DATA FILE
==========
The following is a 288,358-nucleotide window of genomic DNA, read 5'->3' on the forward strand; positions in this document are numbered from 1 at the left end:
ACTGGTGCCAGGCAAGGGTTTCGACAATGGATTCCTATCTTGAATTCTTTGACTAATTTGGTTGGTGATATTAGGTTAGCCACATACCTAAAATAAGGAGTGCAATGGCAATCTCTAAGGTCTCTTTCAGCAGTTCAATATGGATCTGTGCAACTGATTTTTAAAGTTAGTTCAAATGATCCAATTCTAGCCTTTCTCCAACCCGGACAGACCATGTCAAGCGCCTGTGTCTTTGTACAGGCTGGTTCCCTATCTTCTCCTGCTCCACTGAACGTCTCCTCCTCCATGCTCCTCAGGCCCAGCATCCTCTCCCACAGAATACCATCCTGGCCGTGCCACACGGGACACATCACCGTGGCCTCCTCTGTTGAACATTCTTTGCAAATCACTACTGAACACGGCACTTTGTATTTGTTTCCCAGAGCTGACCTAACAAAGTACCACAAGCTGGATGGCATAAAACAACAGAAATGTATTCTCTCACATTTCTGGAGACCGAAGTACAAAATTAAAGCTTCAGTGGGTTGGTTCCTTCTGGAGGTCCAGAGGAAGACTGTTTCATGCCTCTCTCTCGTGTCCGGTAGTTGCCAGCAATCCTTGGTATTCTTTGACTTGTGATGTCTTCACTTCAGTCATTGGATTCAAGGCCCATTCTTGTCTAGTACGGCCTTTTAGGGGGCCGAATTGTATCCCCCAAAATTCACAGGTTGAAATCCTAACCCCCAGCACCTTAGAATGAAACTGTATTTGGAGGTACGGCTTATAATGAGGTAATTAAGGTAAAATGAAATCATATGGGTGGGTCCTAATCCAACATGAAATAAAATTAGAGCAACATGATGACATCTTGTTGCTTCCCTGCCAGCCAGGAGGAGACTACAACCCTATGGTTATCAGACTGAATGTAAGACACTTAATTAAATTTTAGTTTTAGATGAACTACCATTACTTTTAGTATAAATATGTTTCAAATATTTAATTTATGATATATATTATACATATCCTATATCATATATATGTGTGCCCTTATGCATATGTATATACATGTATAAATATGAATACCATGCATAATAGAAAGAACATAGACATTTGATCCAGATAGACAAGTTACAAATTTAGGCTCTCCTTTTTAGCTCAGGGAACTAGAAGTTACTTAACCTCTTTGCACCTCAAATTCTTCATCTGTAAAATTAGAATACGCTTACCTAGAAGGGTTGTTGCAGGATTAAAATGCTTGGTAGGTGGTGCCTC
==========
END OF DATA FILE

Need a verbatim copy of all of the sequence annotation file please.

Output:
The following is a 288,358-nucleotide window of genomic DNA, read 5'->3' on the forward strand; positions in this document are numbered from 1 at the left end:
ACTGGTGCCAGGCAAGGGTTTCGACAATGGATTCCTATCTTGAATTCTTTGACTAATTTGGTTGGTGATATTAGGTTAGCCACATACCTAAAATAAGGAGTGCAATGGCAATCTCTAAGGTCTCTTTCAGCAGTTCAATATGGATCTGTGCAACTGATTTTTAAAGTTAGTTCAAATGATCCAATTCTAGCCTTTCTCCAACCCGGACAGACCATGTCAAGCGCCTGTGTCTTTGTACAGGCTGGTTCCCTATCTTCTCCTGCTCCACTGAACGTCTCCTCCTCCATGCTCCTCAGGCCCAGCATCCTCTCCCACAGAATACCATCCTGGCCGTGCCACACGGGACACATCACCGTGGCCTCCTCTGTTGAACATTCTTTGCAAATCACTACTGAACACGGCACTTTGTATTTGTTTCCCAGAGCTGACCTAACAAAGTACCACAAGCTGGATGGCATAAAACAACAGAAATGTATTCTCTCACATTTCTGGAGACCGAAGTACAAAATTAAAGCTTCAGTGGGTTGGTTCCTTCTGGAGGTCCAGAGGAAGACTGTTTCATGCCTCTCTCTCGTGTCCGGTAGTTGCCAGCAATCCTTGGTATTCTTTGACTTGTGATGTCTTCACTTCAGTCATTGGATTCAAGGCCCATTCTTGTCTAGTACGGCCTTTTAGGGGGCCGAATTGTATCCCCCAAAATTCACAGGTTGAAATCCTAACCCCCAGCACCTTAGAATGAAACTGTATTTGGAGGTACGGCTTATAATGAGGTAATTAAGGTAAAATGAAATCATATGGGTGGGTCCTAATCCAACATGAAATAAAATTAGAGCAACATGATGACATCTTGTTGCTTCCCTGCCAGCCAGGAGGAGACTACAACCCTATGGTTATCAGACTGAATGTAAGACACTTAATTAAATTTTAGTTTTAGATGAACTACCATTACTTTTAGTATAAATATGTTTCAAATATTTAATTTATGATATATATTATACATATCCTATATCATATATATGTGTGCCCTTATGCATATGTATATACATGTATAAATATGAATACCATGCATAATAGAAAGAACATAGACATTTGATCCAGATAGACAAGTTACAAATTTAGGCTCTCCTTTTTAGCTCAGGGAACTAGAAGTTACTTAACCTCTTTGCACCTCAAATTCTTCATCTGTAAAATTAGAATACGCTTACCTAGAAGGGTTGTTGCAGGATTAAAATGCTTGGTAGGTGGTGCCTC